The scarf in progress in the photo is a contemplative one - knit on the Spiritual Exercises for one of my fellow retreatants (one of the two other women making them with me). My Lenten intention is to take my version of Hemingway's advice and apply the seat of my pant to my zafu in my prayer space and sit still. As Patient Spiritual Director advised at my last visit, after reading a draft of this: physician heal thyself.
This column appeared in the Catholic Standard & Times on 18 February 2010.
Be still and know that I am God, supreme among the nations, supreme on the earth. — Ps. 46:10
“There is no such thing as bad weather, only the wrong outfit,” says my Swedish neighbor as our paths cross walking in weather that has driven more sensitive, or perhaps more sensible, souls inside. I’ve got the right outfit for this bitter weather — my bright red coat and a hand-knit scarf that wraps several times round.
The scarf was a gift from a student who knit as she listened to recordings of my quantum mechanics lectures. Every time I take it out to wear, its length reminds me of how long Julia was willing to sit still and listen to what I had to say.
My own knitting project is similarly a measure of my time spent sitting and listening — my contemplative time. When I took the sweater out to work on in the midst of the storm-enforced stillness of last weekend I was struck by how little progress I’d made of late. Only an inch since Advent ended? I suddenly have a vision of some angelic bookkeeper measuring my contemplations by the inch and wince.
I am reminded of Ernest Hemingway’s advice to writers: “First, apply the seat of the pants to the seat of a chair” and suspect it is easily adapted to contemplatives as well: First, sit still.
It’s advice the early desert mystics heard and heeded. Fourth century Roman senator — and later anchorite — Arsenius prayed, “Lord, lead me to salvation.” God’s response? Fuge, tace, quies. Fly, be silent, rest in prayer. Arsenius abandoned his post tutoring the emperor’s sons and fled to Alexandria, where he immersed himself in silence and peace and prayer.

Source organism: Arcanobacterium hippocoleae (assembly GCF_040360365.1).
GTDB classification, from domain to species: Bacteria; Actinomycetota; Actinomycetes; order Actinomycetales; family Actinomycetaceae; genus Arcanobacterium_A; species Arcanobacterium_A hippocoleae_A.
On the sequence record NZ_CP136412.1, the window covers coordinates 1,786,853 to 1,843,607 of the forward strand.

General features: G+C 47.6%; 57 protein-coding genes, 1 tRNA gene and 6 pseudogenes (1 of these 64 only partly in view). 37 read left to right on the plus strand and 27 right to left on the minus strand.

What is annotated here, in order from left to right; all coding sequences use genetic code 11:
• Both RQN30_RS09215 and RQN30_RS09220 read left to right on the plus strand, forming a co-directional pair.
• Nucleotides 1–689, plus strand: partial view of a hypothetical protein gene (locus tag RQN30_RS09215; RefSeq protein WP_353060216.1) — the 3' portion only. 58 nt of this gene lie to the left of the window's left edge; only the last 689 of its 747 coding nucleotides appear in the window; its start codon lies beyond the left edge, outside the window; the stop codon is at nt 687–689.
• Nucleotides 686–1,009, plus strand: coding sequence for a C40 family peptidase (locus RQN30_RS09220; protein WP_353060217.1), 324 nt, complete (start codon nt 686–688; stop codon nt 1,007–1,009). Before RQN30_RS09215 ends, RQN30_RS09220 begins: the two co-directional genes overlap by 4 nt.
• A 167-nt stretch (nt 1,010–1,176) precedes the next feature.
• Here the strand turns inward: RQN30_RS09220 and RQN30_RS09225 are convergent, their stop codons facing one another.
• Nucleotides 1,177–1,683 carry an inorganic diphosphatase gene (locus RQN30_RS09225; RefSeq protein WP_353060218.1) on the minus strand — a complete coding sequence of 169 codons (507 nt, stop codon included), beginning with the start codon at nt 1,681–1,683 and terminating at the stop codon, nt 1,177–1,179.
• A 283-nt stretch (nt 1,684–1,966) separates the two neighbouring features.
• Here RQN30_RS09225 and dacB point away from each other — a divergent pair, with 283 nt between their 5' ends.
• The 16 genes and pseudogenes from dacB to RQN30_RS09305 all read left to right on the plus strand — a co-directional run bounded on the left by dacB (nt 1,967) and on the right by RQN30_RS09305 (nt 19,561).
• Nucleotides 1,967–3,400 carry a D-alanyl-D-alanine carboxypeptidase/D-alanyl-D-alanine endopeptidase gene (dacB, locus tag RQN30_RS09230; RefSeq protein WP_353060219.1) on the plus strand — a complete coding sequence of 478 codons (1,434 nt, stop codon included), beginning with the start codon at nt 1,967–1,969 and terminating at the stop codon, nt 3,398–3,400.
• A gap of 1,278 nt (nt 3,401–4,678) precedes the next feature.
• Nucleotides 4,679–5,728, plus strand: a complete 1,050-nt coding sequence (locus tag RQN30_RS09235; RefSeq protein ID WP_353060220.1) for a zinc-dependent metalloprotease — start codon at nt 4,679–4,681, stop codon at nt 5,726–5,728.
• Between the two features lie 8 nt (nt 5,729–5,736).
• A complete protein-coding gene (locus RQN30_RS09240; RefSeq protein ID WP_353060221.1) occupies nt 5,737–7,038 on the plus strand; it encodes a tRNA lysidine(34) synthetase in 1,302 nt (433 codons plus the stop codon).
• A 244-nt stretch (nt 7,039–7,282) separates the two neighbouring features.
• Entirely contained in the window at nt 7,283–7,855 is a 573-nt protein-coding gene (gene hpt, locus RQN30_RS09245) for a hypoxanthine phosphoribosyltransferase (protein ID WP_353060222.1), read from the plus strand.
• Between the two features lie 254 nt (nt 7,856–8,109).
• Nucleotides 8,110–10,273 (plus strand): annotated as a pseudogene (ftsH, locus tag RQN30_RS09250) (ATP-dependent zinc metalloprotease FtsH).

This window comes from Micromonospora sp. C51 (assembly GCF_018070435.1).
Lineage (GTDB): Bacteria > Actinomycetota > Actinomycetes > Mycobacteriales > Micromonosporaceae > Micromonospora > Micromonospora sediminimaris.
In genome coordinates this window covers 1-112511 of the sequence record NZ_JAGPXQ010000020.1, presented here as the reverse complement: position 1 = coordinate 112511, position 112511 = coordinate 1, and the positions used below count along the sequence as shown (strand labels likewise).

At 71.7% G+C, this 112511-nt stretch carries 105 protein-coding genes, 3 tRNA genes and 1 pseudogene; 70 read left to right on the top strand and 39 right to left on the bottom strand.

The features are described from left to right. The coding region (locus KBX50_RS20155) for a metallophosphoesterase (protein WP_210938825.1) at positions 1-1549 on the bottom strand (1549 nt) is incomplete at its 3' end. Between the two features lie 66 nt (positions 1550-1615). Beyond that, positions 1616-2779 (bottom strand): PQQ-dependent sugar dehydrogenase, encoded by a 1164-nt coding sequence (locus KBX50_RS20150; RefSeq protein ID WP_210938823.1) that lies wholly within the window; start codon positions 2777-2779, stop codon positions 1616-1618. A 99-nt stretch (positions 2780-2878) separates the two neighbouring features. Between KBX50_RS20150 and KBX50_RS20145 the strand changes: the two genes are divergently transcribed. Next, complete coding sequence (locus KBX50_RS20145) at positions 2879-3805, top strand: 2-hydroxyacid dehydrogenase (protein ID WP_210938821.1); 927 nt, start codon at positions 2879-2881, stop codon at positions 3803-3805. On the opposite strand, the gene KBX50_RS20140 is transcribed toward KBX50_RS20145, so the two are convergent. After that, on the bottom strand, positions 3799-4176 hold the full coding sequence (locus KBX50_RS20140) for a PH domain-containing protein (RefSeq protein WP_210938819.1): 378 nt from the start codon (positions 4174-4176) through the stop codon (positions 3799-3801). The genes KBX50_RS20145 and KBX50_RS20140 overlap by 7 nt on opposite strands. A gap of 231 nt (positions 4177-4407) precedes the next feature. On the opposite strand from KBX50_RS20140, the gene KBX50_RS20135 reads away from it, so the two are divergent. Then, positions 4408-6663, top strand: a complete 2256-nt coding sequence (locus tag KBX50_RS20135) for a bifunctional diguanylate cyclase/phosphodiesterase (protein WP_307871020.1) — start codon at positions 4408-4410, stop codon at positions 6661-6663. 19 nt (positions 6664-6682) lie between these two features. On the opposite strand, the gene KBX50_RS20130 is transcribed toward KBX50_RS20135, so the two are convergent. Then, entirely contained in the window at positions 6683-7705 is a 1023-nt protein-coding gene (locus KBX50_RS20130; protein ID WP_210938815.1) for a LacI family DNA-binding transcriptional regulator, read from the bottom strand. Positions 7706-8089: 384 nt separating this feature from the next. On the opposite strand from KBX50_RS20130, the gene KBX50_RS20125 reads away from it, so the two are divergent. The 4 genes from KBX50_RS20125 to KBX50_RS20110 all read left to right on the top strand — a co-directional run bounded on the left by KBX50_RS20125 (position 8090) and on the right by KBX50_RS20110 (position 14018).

I hear God reminding me it’s time to move as well, not from Rome, or even from the bedlam that is part and parcel of parenting teen-aged boys, but from Ordinary time into Lent. The sweater, lying unheeded all these weeks in my knitting bag, is issuing a call to silence and stillness — tace, quies.
I tend to associate stillness with Advent, not Lent. While Advent’s stillness carries with it a sense of expectation and encourages a silence that lets the quiet voice of a newborn be heard, Lent often seems to bustle noisily, generating its own spiritual to-do list. We give up, take on, confess, convert. But do we sit still?
In reflecting on this verse in Psalm 46, St. Augustine offers a different perspective on our need for stillness, one that ground me more firmly in Lent’s call to conversion. He draws our attention to what we can notice when we sit still in God: “You are not God, but I am. I created you, and I recreate you; I formed you and I formed you anew.” Augustine’s reading echoes my favorite translation of this psalm, which renders this verse as “Let go and know that I am God, I loom over the nations, I loom upon earth.”
God is not far distant, but hovering close by us — calling us to let go, acknowledge our powerlessness before the God of the universe, and fall into His hands that He may recreate us. Salvation is immanent and imminent, if only I can sit still for it.
Elected Silence, sing to me
And beat upon my whorled ear,
Pipe me to pastures still and be
The music that I care to hear.
— from The Habit of Perfection by Gerard Manley Hopkins, S.J.